Round here (apparently the UK's no. 1 spot for unlicensed, untaxed, uninsured drivers ) drivers jump the lights 4 at a time, drive up the wrong side of the road and try to cut in if they feel the queue of traffic is too long for them to wait, over/undertake where they're not meant to... I teach DD to use her common sense when she crosses and NEVER to rely on people stopping at the red light/green man. I wish this weren't the case.
Lovecat what was your response? I would have guffawed!
hard to guffaw , when they tell you off, they really tell you off! I have to say one thing I love about no longer living in Germany is the freedom to cross streets without being told off. It is absolutely true, they wait for the red light, even on a Sunday when the streets are deserted and there is not a car in sight. They like to go by the book and in particular, I feel, they like others to go by the book.
For small children I think it is generally better to wait for the light to go green. I always made dd check after the light changed whether the cars had stopped before we crossed. I don't actually trust cars to stop on time. At some stage though, I do think you can gradually teach them to judge whether it is safe to cross. You do it when you jay-walk too. There isn't always a light to tell you what to do so you do need to learn to judge distance.
There's nothing more annoying than having to stop at a pedestrian crossing with no bloody pedestrians crossing. In that respect YANBU. Otherwise if I'm out with my kids and the road is clear we will cross. I remember one mum loudly commenting about a man crossing the clear road without waiting for the green man. He waited for her at the bus stop to pompously and loudly tell her off for being so rude about him in front of her children. She wasn't expecting it and mumbled something about just trying to teach her kids road safety. He said that the crossing was there for when it was very busy and to make a break in the traffic (at peak times when there might not be one) for people to cross safely. He said the lights were a guide only and that she was responsible for getting them safely across the road regardless of whether the green man is there or not. They should be taking their lead from her and not to be swayed by others actions. I could tell that she regretted using him as an example.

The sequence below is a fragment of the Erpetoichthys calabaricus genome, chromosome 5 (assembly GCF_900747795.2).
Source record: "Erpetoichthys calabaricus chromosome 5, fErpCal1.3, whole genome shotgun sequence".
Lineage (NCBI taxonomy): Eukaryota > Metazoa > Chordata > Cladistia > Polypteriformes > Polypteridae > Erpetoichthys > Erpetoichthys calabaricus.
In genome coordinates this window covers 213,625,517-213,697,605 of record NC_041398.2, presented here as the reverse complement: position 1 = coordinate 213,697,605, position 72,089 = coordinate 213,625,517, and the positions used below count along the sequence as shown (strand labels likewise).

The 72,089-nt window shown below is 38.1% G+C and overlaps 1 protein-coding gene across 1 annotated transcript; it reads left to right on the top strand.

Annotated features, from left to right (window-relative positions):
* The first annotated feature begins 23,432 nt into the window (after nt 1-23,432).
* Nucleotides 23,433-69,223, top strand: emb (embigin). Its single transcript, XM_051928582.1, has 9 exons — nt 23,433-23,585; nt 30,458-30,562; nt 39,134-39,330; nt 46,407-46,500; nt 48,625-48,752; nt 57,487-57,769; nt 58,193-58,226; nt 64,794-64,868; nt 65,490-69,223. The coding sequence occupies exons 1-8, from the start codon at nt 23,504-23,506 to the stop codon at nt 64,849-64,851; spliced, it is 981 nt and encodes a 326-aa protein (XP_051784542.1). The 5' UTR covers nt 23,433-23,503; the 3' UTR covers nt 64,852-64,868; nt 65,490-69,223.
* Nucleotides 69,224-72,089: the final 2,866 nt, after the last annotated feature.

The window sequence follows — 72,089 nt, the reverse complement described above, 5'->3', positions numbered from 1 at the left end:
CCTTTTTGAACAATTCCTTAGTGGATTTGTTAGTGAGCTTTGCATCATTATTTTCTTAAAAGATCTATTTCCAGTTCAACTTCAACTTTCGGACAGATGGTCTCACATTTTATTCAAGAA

I have seen adults run across when they have barely nanoseconds to do so. I don't say anything unless the kids say it first. It really isn't our business.
As Zzzenagain says, it was a very serious 'you must not do this, it is very dangerous!' type of telling off. We saved our snurking for when we were safely esconsced in the coffee shop we'd been crossing the road to get to...
I sometimes hear loud tellings off and think "oh do shut up". I hate it when parenting is done loudly in the hope a passer by might hear how awesome at being a parent you are.
I don't blame parents for that. Other people are constantly assessing others' parenting skills, and entire lives, based on observations of several seconds, as constantly demonstrated on this site!